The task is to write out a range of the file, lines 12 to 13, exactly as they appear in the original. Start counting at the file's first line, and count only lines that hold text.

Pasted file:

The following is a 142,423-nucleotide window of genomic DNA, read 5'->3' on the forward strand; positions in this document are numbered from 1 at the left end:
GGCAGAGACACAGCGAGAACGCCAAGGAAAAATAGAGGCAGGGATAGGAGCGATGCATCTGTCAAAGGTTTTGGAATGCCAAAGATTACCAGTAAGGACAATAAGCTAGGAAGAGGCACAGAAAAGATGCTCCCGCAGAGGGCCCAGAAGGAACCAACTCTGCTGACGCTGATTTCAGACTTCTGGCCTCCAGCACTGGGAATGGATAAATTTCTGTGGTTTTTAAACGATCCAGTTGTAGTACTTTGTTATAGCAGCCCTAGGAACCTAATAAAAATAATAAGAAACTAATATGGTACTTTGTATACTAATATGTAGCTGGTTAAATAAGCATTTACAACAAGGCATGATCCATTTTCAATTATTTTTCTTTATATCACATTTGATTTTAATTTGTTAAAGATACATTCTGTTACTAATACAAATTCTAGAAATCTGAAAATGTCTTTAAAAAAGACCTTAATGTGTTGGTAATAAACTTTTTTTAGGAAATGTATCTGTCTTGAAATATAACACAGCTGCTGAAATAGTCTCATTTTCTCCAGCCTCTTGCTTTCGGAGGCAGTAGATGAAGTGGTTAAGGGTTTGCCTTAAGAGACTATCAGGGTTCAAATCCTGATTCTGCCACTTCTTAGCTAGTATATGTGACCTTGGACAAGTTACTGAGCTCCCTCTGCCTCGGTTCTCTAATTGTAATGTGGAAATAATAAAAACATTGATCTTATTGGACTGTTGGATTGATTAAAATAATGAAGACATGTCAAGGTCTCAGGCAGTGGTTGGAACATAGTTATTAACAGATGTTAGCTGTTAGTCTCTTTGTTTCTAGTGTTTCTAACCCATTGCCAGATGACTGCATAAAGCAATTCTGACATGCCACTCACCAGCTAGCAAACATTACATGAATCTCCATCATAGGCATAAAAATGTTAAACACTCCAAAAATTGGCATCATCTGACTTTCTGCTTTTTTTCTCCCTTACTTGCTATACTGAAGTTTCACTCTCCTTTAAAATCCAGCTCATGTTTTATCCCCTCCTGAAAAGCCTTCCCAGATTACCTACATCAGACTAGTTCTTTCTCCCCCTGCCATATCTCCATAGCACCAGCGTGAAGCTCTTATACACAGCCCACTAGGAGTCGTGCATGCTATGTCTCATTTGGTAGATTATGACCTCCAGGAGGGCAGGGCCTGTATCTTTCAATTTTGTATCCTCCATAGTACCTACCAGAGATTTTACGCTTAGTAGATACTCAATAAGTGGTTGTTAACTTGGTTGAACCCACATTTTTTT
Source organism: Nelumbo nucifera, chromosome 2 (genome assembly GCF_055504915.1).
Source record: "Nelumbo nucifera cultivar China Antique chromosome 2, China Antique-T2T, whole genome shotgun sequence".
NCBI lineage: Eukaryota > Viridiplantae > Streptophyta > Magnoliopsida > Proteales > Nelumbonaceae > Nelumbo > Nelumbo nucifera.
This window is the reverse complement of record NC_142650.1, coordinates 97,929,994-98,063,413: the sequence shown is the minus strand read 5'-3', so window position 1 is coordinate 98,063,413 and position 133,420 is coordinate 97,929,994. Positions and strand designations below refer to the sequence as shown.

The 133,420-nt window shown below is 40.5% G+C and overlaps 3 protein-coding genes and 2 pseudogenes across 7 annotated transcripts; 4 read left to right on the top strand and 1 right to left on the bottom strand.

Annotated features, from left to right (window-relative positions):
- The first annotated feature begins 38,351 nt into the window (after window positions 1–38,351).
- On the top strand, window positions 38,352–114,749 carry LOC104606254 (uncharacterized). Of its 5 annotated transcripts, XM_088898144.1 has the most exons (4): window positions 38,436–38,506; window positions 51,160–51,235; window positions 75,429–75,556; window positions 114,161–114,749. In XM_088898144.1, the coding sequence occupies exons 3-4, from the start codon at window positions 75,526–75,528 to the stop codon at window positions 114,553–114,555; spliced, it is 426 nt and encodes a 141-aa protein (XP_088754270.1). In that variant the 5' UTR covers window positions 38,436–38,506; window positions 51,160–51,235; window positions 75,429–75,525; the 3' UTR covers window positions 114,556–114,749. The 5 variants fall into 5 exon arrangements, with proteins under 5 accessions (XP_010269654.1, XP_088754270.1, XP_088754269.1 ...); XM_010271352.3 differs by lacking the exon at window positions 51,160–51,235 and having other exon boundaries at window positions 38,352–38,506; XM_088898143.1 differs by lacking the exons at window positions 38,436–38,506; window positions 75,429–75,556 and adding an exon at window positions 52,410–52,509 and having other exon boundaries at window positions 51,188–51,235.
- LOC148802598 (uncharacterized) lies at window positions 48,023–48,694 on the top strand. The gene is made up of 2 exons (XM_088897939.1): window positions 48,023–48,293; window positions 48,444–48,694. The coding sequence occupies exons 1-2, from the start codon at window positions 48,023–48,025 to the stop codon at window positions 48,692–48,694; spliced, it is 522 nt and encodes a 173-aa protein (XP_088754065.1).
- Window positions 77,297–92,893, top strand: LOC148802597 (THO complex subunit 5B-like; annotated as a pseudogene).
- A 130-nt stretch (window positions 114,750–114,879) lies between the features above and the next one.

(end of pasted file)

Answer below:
- Window positions 77,297–92,893, top strand: LOC148802597 (THO complex subunit 5B-like; annotated as a pseudogene).
- A 130-nt stretch (window positions 114,750–114,879) lies between the features above and the next one.